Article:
In Therapy: Working through your first counselling session (part 2)

In Therapy- Working Through...

Welcome to this second instalment of working through your first counselling session. In this post, I will talk about what the counsellor will say to you and some questions they might ask you in the first session.

This is by no means a one-sided conversation, you should be able to ask any questions you have about counselling, the contract and anything else that might come up for you either before booking or during the first session itself.


There are two very important things to take into account when finding the right counsellor for yourself.

Firstly, you have to be comfortable with the person you will be working with. Some counsellors will call the first session an assessment session. I opt to take the first session as just that – the first session – but I am also conscious that I might not be the right counsellor for a client or they might not be the right client for me (I have to be honest with myself and you about the limits of my practice, otherwise I might do more harm than good, and that would be counterproductive for both of us). Take the initial session as an assessment of whether you can work together or whether you keep searching elsewhere. Maybe even ask the counsellor for other names you can consider. Don’t worry, we are used to these things and won’t feel bad or look at you in any negative light if you choose someone else or ask for referrals!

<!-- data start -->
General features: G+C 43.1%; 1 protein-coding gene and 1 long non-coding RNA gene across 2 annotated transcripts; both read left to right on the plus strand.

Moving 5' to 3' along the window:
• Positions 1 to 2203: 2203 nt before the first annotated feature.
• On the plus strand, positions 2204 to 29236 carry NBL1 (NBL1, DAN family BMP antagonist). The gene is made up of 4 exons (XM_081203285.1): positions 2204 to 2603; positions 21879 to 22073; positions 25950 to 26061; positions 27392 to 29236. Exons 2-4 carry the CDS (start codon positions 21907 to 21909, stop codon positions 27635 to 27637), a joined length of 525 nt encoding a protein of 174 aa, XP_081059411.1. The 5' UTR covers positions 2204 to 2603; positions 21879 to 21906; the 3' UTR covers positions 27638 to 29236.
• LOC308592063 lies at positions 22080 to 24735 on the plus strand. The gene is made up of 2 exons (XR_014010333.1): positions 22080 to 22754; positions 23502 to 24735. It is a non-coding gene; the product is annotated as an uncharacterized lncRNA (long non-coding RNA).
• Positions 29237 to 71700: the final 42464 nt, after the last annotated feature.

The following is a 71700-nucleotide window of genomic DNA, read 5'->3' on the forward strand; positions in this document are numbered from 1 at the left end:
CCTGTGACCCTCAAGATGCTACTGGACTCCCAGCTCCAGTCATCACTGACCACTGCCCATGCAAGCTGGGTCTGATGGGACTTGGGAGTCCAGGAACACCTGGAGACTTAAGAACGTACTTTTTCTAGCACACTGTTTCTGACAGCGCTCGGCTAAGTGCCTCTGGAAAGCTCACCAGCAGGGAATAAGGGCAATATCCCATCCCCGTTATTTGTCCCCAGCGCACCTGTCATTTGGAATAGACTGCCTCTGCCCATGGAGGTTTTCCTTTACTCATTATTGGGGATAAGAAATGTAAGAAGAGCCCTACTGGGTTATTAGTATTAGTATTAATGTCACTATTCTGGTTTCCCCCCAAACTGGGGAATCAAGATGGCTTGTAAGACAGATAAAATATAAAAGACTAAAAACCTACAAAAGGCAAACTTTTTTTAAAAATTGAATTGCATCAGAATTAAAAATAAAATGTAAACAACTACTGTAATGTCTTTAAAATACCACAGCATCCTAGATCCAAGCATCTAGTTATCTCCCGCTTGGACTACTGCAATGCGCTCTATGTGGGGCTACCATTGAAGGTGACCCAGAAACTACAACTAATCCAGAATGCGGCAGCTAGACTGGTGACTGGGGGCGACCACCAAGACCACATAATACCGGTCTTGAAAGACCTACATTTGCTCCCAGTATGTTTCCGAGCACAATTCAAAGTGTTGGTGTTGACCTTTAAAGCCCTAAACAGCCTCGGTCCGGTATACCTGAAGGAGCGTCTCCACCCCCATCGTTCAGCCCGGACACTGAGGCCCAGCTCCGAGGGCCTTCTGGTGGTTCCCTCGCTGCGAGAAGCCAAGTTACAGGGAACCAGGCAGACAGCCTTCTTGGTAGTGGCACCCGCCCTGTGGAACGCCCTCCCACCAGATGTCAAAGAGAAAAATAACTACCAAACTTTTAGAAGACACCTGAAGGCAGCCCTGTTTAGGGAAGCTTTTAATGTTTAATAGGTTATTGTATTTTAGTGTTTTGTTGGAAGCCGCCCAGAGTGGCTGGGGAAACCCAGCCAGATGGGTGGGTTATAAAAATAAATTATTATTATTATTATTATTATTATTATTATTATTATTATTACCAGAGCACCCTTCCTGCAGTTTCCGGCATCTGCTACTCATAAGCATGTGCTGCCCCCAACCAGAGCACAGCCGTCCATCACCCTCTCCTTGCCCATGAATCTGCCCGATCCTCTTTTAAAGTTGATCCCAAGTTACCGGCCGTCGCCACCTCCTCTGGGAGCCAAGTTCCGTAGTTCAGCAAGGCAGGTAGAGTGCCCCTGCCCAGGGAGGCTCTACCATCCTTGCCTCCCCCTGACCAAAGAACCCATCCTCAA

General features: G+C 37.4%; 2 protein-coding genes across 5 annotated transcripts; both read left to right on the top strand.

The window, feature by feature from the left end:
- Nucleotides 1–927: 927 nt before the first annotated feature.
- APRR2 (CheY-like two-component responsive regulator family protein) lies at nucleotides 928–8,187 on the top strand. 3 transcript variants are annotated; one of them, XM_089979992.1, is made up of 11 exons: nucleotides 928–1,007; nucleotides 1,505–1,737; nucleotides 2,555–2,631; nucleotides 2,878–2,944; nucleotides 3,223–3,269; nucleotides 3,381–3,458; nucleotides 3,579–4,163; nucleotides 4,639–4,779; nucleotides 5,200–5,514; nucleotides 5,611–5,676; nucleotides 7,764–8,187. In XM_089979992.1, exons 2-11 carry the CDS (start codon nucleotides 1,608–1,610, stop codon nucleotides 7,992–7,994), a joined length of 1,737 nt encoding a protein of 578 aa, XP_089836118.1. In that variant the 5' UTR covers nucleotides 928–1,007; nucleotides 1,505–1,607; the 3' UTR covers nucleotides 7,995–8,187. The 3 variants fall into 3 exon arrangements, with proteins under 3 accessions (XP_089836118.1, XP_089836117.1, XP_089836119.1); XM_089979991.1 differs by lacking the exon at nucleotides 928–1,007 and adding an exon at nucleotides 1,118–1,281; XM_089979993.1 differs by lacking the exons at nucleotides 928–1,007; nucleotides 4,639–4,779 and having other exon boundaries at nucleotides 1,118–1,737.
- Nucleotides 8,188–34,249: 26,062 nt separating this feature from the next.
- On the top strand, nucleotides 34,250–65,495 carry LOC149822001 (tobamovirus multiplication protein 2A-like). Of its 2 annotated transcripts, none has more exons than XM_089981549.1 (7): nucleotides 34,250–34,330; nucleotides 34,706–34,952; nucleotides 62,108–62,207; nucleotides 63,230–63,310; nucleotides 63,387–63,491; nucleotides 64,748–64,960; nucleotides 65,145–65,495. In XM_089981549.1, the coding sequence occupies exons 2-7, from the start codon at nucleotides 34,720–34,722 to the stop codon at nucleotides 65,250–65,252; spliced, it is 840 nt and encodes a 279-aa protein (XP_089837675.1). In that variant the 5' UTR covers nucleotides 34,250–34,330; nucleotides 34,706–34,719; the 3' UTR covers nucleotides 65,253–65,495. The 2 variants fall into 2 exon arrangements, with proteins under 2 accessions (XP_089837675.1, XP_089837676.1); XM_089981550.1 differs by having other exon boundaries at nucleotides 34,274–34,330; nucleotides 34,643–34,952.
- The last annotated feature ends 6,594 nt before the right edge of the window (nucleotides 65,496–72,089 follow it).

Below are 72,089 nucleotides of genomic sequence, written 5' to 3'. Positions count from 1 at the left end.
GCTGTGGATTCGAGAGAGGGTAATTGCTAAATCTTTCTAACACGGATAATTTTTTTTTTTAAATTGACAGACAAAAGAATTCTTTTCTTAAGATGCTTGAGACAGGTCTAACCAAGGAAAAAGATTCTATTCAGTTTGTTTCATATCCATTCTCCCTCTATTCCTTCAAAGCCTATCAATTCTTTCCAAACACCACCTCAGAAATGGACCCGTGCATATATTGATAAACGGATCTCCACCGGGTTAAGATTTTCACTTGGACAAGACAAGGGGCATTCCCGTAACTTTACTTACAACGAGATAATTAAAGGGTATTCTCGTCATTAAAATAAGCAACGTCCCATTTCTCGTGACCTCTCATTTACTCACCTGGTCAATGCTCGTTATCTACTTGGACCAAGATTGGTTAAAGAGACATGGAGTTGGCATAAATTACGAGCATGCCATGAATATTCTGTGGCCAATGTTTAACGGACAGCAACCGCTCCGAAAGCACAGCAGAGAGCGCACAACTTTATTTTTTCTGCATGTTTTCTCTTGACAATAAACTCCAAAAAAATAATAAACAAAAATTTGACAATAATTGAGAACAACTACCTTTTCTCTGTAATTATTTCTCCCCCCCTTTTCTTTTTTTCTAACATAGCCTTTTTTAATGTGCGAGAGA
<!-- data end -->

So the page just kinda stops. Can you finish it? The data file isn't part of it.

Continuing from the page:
Second, you will most likely be nervous. You are meeting a new person after all, and you know that the things you will be talking about with them are not going to be easy. Just remember, the therapist is probably as nervous as you are – they are also meeting you for the first time!


Your therapist will not have any expectations for you to perform in any way. Especially if you haven’t been to counselling before, it will take a few sessions to get used to the dynamics and the way your counsellor works with you. Take your time and feel free to ask questions about the process. The counsellor will explain how they work – their main modality, their role in this relationship (in brief, to help you understand what is going on for you, and how to move forward using your already existent inner strengths and resources).